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Thank you. There it is listed out.

I'm unsettled that a strategy involving using information that must have 0 correlation to each person's own correct answer could yield a collectively correct answer. I have heard problems similar to this before where I have been able to say "oohhhhhh" and find out why the answer does not seem to violate other overarching truths, but I'm not there with this one yet.

This is a like a person spelling out, step by step, how to build a perpetual motion machine, with no clear missteps, and the machine works, and I'm trying to understand how it jives with the second law of thermodynamics.




Ava is betting they have the same color, while Bruce is betting they have different colors. One of them is bound to be correct.


Agreed that the independence of each card makes this seem paradoxical, in a kind of Monty Hall way. I'm reconciling this by noticing that neither person can guarantee that they will themselves be correct, individually. This satifies the independence problem, since they really do have no way of knowing their own card.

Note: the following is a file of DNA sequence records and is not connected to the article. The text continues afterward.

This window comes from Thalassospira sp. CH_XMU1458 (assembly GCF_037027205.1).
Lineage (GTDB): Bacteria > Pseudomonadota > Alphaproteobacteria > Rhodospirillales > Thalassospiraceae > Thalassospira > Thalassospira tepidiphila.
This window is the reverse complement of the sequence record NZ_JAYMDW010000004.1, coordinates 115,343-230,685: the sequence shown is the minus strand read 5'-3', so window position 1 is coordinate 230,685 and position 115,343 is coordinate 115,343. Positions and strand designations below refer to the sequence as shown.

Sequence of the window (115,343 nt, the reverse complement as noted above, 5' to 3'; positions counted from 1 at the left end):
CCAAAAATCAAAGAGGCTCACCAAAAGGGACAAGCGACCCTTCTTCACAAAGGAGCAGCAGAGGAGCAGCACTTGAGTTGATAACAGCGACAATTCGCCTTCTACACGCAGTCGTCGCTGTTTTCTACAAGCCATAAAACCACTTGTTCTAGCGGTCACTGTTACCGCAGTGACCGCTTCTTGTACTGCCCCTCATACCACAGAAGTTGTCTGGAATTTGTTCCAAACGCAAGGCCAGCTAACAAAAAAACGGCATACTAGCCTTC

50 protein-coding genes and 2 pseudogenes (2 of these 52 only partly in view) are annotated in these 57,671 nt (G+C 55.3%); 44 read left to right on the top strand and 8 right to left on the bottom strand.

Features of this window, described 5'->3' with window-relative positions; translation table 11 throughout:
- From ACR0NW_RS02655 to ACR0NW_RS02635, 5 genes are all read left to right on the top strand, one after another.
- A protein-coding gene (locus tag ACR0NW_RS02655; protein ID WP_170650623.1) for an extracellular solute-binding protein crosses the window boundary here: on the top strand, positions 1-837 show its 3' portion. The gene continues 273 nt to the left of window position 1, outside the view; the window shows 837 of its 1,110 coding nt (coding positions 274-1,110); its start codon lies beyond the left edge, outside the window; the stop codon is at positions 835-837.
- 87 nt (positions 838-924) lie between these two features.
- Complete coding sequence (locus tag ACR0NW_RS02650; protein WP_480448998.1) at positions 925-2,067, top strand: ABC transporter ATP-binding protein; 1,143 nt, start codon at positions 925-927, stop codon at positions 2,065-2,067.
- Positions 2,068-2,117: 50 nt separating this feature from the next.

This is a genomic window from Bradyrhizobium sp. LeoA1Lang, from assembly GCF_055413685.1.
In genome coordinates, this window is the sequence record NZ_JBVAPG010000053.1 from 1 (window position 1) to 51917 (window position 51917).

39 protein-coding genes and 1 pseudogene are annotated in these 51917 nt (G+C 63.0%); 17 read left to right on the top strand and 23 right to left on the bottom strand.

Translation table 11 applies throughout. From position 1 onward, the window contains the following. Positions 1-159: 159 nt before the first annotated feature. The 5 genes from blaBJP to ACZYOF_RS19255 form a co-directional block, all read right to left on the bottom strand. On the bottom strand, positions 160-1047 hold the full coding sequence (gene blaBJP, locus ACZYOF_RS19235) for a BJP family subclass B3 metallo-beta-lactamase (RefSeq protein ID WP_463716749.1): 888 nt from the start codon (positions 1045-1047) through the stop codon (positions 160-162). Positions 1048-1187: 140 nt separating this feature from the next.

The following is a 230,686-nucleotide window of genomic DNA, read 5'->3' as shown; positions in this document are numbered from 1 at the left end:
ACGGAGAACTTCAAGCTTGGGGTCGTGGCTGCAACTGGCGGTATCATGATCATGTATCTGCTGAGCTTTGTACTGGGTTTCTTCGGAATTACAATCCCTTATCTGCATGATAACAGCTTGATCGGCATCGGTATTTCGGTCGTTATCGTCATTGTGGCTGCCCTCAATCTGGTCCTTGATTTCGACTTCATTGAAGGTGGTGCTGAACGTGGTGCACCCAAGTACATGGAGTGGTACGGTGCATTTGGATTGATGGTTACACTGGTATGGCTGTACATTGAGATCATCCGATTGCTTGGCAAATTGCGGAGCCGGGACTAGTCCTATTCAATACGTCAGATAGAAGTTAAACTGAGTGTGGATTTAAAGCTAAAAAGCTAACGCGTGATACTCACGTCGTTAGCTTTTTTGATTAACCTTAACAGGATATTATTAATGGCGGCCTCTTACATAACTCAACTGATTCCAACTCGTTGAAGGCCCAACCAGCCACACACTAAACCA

Then how do they arrive at a correctively correct answer? I'm reconciling this by noticing that there is no possibility of them both being correct. That is, their strategy effectively divides up the answer space such that they are covering all two possible correct answers.


No matter the strategy Ava will get the right answer 50% of the time, and Bob will get the right answer 50% of the time.

What the strategy can influence is the correlation between Ava being right and Bob being right.




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